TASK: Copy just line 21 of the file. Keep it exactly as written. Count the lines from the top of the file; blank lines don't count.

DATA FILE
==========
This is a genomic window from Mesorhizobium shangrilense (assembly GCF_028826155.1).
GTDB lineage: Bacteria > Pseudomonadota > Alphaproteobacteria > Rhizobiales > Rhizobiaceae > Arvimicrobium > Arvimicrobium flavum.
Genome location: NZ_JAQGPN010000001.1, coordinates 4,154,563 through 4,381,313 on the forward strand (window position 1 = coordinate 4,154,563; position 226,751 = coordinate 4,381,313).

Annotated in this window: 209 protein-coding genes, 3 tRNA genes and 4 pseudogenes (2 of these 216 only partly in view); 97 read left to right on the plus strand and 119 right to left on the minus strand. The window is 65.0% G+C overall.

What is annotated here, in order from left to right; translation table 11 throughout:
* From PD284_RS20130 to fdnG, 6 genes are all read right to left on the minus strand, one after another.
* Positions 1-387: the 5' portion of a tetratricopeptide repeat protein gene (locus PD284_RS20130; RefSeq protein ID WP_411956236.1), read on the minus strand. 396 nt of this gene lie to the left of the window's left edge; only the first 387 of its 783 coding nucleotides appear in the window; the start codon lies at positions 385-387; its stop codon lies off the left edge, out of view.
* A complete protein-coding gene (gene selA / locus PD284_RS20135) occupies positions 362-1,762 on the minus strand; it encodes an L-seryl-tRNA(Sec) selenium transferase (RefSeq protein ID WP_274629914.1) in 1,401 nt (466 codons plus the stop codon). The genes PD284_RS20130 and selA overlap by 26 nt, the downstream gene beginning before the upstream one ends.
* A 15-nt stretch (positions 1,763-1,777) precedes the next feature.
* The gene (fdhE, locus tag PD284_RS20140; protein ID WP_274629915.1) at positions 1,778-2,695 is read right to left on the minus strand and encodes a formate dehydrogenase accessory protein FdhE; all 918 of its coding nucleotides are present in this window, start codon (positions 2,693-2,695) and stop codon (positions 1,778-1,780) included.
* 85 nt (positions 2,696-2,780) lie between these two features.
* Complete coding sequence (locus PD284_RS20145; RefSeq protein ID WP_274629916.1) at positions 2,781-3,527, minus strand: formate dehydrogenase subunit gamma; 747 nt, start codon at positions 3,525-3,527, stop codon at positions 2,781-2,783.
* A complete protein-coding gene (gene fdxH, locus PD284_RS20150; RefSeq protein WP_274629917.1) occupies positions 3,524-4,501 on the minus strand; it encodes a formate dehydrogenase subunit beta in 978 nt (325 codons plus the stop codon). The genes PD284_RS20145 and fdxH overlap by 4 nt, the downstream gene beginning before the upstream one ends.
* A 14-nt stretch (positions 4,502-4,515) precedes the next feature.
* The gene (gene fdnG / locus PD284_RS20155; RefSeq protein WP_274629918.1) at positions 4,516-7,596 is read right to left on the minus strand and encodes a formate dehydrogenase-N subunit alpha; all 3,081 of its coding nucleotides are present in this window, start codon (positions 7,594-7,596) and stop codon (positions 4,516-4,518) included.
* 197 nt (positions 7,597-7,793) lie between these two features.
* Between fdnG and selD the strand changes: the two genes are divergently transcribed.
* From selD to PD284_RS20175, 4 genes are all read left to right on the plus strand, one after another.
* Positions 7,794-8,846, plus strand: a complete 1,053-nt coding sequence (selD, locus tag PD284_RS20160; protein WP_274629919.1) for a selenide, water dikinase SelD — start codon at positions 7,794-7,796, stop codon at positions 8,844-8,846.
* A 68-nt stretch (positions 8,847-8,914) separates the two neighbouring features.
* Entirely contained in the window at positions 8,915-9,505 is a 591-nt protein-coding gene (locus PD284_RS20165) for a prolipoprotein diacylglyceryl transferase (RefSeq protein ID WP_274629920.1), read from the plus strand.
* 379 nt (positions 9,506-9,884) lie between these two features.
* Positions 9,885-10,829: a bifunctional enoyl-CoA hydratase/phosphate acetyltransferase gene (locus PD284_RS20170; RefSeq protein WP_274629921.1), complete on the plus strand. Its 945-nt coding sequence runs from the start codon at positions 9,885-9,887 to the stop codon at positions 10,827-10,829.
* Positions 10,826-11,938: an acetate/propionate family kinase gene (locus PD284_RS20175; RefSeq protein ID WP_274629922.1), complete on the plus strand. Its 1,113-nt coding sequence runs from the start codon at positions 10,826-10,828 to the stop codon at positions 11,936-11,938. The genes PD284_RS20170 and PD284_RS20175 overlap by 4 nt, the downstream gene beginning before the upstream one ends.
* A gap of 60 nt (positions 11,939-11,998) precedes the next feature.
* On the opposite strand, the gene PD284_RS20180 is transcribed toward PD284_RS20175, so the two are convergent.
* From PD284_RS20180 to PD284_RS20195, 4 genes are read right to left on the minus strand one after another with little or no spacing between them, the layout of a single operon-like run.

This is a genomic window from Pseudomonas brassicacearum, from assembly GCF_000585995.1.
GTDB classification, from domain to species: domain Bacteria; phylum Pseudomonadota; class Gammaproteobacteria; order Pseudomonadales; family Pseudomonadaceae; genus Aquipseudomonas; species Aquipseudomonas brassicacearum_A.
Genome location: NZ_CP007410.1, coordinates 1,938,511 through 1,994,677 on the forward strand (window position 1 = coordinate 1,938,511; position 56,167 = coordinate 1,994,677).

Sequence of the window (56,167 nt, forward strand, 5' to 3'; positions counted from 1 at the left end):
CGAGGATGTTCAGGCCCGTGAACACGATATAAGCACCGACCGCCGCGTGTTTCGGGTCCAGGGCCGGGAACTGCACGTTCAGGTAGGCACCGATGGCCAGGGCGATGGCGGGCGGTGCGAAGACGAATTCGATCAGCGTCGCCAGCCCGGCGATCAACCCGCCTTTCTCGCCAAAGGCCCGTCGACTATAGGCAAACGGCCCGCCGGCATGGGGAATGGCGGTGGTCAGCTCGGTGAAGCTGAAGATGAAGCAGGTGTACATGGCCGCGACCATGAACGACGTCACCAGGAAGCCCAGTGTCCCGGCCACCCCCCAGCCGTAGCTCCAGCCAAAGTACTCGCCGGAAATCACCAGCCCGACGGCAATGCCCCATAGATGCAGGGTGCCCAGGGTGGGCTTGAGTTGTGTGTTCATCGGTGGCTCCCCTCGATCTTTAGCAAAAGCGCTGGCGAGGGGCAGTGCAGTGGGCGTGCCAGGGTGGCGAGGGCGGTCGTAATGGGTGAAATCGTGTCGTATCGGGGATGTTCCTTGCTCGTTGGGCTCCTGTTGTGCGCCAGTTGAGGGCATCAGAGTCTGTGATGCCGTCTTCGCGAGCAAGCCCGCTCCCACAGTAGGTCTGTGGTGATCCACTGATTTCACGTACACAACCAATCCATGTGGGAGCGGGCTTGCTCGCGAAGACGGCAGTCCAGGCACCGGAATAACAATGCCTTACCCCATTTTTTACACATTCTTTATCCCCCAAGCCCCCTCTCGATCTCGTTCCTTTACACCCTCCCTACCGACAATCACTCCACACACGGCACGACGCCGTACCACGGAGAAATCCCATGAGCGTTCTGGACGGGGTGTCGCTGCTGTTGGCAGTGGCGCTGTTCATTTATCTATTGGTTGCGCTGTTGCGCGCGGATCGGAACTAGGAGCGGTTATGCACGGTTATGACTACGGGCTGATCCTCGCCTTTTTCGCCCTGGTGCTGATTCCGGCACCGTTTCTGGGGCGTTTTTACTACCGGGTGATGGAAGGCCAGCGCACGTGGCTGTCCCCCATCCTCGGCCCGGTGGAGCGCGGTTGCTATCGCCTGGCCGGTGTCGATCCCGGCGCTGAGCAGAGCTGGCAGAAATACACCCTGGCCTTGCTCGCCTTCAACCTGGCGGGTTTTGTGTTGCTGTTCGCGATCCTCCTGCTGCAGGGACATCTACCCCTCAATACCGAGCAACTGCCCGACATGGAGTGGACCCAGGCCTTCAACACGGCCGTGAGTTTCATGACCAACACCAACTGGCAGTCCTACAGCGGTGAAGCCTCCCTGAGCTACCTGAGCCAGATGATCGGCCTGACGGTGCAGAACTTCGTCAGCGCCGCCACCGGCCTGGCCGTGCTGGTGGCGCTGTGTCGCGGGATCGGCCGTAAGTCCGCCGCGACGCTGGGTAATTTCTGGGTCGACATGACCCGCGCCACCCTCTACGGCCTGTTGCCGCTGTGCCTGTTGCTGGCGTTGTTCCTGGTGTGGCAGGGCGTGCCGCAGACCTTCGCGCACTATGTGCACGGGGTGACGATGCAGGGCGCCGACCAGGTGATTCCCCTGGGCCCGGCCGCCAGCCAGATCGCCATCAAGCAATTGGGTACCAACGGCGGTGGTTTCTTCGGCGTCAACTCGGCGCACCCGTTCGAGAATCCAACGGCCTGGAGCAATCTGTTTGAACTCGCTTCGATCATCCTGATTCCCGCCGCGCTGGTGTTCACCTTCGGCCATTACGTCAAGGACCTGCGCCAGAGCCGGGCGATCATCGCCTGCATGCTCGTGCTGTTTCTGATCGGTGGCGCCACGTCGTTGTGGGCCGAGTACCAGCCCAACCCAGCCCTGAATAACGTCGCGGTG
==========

* Entirely contained in the window at positions 8,915-9,505 is a 591-nt protein-coding gene (locus PD284_RS20165) for a prolipoprotein diacylglyceryl transferase (RefSeq protein ID WP_274629920.1), read from the plus strand.